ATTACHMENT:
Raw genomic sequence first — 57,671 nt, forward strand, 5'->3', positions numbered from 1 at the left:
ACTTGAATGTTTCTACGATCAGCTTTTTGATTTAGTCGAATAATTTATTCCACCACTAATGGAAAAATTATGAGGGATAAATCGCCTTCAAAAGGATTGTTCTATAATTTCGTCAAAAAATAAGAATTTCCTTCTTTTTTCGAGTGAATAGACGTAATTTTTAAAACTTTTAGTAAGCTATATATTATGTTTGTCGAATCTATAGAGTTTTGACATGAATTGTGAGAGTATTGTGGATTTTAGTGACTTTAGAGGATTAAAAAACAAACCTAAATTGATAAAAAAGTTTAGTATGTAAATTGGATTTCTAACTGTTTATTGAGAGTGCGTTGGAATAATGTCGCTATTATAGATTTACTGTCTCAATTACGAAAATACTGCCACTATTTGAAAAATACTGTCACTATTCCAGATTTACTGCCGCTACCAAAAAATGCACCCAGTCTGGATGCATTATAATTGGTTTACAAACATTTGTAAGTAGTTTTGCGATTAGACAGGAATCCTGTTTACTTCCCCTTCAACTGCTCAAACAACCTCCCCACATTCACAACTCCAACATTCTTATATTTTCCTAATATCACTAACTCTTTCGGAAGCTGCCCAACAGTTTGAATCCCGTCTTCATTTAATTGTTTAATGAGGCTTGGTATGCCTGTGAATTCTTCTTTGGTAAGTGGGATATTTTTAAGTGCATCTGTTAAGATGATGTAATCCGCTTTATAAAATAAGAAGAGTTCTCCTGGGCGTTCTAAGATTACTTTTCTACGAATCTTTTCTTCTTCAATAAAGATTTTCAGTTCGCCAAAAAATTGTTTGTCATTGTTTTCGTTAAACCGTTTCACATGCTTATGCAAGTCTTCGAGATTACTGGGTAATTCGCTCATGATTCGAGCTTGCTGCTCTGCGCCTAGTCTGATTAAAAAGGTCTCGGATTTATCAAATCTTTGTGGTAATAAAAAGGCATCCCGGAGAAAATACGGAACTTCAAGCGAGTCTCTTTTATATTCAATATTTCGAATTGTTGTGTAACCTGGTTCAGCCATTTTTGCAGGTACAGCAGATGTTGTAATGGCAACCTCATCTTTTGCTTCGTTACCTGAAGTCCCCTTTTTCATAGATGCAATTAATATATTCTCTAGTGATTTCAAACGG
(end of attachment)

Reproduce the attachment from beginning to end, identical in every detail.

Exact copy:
Raw genomic sequence first — 57,671 nt, forward strand, 5'->3', positions numbered from 1 at the left:
ACTTGAATGTTTCTACGATCAGCTTTTTGATTTAGTCGAATAATTTATTCCACCACTAATGGAAAAATTATGAGGGATAAATCGCCTTCAAAAGGATTGTTCTATAATTTCGTCAAAAAATAAGAATTTCCTTCTTTTTTCGAGTGAATAGACGTAATTTTTAAAACTTTTAGTAAGCTATATATTATGTTTGTCGAATCTATAGAGTTTTGACATGAATTGTGAGAGTATTGTGGATTTTAGTGACTTTAGAGGATTAAAAAACAAACCTAAATTGATAAAAAAGTTTAGTATGTAAATTGGATTTCTAACTGTTTATTGAGAGTGCGTTGGAATAATGTCGCTATTATAGATTTACTGTCTCAATTACGAAAATACTGCCACTATTTGAAAAATACTGTCACTATTCCAGATTTACTGCCGCTACCAAAAAATGCACCCAGTCTGGATGCATTATAATTGGTTTACAAACATTTGTAAGTAGTTTTGCGATTAGACAGGAATCCTGTTTACTTCCCCTTCAACTGCTCAAACAACCTCCCCACATTCACAACTCCAACATTCTTATATTTTCCTAATATCACTAACTCTTTCGGAAGCTGCCCAACAGTTTGAATCCCGTCTTCATTTAATTGTTTAATGAGGCTTGGTATGCCTGTGAATTCTTCTTTGGTAAGTGGGATATTTTTAAGTGCATCTGTTAAGATGATGTAATCCGCTTTATAAAATAAGAAGAGTTCTCCTGGGCGTTCTAAGATTACTTTTCTACGAATCTTTTCTTCTTCAATAAAGATTTTCAGTTCGCCAAAAAATTGTTTGTCATTGTTTTCGTTAAACCGTTTCACATGCTTATGCAAGTCTTCGAGATTACTGGGTAATTCGCTCATGATTCGAGCTTGCTGCTCTGCGCCTAGTCTGATTAAAAAGGTCTCGGATTTATCAAATCTTTGTGGTAATAAAAAGGCATCCCGGAGAAAATACGGAACTTCAAGCGAGTCTCTTTTATATTCAATATTTCGAATTGTTGTGTAACCTGGTTCAGCCATTTTTGCAGGTACAGCAGATGTTGTAATGGCAACCTCATCTTTTGCTTCGTTACCTGAAGTCCCCTTTTTCATAGATGCAATTAATATATTCTCTAGTGATTTCAAACGG